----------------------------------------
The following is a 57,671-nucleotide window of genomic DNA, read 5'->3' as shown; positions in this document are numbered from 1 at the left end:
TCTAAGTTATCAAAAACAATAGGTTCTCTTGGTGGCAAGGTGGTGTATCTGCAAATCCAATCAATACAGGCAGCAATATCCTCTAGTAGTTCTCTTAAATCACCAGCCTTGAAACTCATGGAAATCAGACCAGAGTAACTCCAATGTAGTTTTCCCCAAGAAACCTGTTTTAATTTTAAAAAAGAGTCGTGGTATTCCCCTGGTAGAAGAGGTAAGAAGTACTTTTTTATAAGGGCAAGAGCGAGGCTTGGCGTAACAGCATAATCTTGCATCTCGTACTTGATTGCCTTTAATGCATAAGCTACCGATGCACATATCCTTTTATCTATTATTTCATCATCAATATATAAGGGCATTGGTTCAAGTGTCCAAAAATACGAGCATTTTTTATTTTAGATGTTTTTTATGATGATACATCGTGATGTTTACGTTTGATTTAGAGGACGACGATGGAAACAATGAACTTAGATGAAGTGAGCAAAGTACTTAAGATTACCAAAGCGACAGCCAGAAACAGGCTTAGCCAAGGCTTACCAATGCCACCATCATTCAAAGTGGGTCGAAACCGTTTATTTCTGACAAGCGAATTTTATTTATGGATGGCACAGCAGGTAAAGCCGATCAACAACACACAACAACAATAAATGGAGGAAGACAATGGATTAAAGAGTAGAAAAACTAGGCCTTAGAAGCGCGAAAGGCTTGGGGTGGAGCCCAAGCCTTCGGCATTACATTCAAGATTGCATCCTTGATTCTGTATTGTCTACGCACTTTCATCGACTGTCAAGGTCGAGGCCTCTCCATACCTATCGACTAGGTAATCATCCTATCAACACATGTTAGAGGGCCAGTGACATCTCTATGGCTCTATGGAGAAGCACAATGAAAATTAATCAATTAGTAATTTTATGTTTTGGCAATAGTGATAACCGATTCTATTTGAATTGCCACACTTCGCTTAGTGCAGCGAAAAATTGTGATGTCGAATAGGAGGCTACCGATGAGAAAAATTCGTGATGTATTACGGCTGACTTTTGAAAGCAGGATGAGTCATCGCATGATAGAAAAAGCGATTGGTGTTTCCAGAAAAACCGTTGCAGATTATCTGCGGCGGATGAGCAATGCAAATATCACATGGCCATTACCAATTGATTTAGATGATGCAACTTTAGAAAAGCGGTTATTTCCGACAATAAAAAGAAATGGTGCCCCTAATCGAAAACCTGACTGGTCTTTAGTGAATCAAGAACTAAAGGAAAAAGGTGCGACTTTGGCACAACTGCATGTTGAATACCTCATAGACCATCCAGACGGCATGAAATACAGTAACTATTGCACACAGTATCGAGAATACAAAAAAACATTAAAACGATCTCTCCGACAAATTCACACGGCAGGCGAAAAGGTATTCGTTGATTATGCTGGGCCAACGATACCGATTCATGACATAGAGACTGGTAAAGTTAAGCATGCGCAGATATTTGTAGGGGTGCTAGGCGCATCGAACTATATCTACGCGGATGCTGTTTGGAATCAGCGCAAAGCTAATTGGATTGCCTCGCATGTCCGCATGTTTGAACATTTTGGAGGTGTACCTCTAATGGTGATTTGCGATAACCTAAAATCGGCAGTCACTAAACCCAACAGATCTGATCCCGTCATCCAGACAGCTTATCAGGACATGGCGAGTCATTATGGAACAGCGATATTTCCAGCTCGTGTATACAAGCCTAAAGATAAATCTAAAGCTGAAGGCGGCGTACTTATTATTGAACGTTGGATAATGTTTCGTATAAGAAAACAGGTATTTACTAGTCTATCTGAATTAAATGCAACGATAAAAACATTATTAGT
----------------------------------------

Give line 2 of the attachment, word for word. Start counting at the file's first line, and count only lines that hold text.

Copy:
TCTAAGTTATCAAAAACAATAGGTTCTCTTGGTGGCAAGGTGGTGTATCTGCAAATCCAATCAATACAGGCAGCAATATCCTCTAGTAGTTCTCTTAAATCACCAGCCTTGAAACTCATGGAAATCAGACCAGAGTAACTCCAATGTAGTTTTCCCCAAGAAACCTGTTTTAATTTTAAAAAAGAGTCGTGGTATTCCCCTGGTAGAAGAGGTAAGAAGTACTTTTTTATAAGGGCAAGAGCGAGGCTTGGCGTAACAGCATAATCTTGCATCTCGTACTTGATTGCCTTTAATGCATAAGCTACCGATGCACATATCCTTTTATCTATTATTTCATCATCAATATATAAGGGCATTGGTTCAAGTGTCCAAAAATACGAGCATTTTTTATTTTAGATGTTTTTTATGATGATACATCGTGATGTTTACGTTTGATTTAGAGGACGACGATGGAAACAATGAACTTAGATGAAGTGAGCAAAGTACTTAAGATTACCAAAGCGACAGCCAGAAACAGGCTTAGCCAAGGCTTACCAATGCCACCATCATTCAAAGTGGGTCGAAACCGTTTATTTCTGACAAGCGAATTTTATTTATGGATGGCACAGCAGGTAAAGCCGATCAACAACACACAACAACAATAAATGGAGGAAGACAATGGATTAAAGAGTAGAAAAACTAGGCCTTAGAAGCGCGAAAGGCTTGGGGTGGAGCCCAAGCCTTCGGCATTACATTCAAGATTGCATCCTTGATTCTGTATTGTCTACGCACTTTCATCGACTGTCAAGGTCGAGGCCTCTCCATACCTATCGACTAGGTAATCATCCTATCAACACATGTTAGAGGGCCAGTGACATCTCTATGGCTCTATGGAGAAGCACAATGAAAATTAATCAATTAGTAATTTTATGTTTTGGCAATAGTGATAACCGATTCTATTTGAATTGCCACACTTCGCTTAGTGCAGCGAAAAATTGTGATGTCGAATAGGAGGCTACCGATGAGAAAAATTCGTGATGTATTACGGCTGACTTTTGAAAGCAGGATGAGTCATCGCATGATAGAAAAAGCGATTGGTGTTTCCAGAAAAACCGTTGCAGATTATCTGCGGCGGATGAGCAATGCAAATATCACATGGCCATTACCAATTGATTTAGATGATGCAACTTTAGAAAAGCGGTTATTTCCGACAATAAAAAGAAATGGTGCCCCTAATCGAAAACCTGACTGGTCTTTAGTGAATCAAGAACTAAAGGAAAAAGGTGCGACTTTGGCACAACTGCATGTTGAATACCTCATAGACCATCCAGACGGCATGAAATACAGTAACTATTGCACACAGTATCGAGAATACAAAAAAACATTAAAACGATCTCTCCGACAAATTCACACGGCAGGCGAAAAGGTATTCGTTGATTATGCTGGGCCAACGATACCGATTCATGACATAGAGACTGGTAAAGTTAAGCATGCGCAGATATTTGTAGGGGTGCTAGGCGCATCGAACTATATCTACGCGGATGCTGTTTGGAATCAGCGCAAAGCTAATTGGATTGCCTCGCATGTCCGCATGTTTGAACATTTTGGAGGTGTACCTCTAATGGTGATTTGCGATAACCTAAAATCGGCAGTCACTAAACCCAACAGATCTGATCCCGTCATCCAGACAGCTTATCAGGACATGGCGAGTCATTATGGAACAGCGATATTTCCAGCTCGTGTATACAAGCCTAAAGATAAATCTAAAGCTGAAGGCGGCGTACTTATTATTGAACGTTGGATAATGTTTCGTATAAGAAAACAGGTATTTACTAGTCTATCTGAATTAAATGCAACGATAAAAACATTATTAGT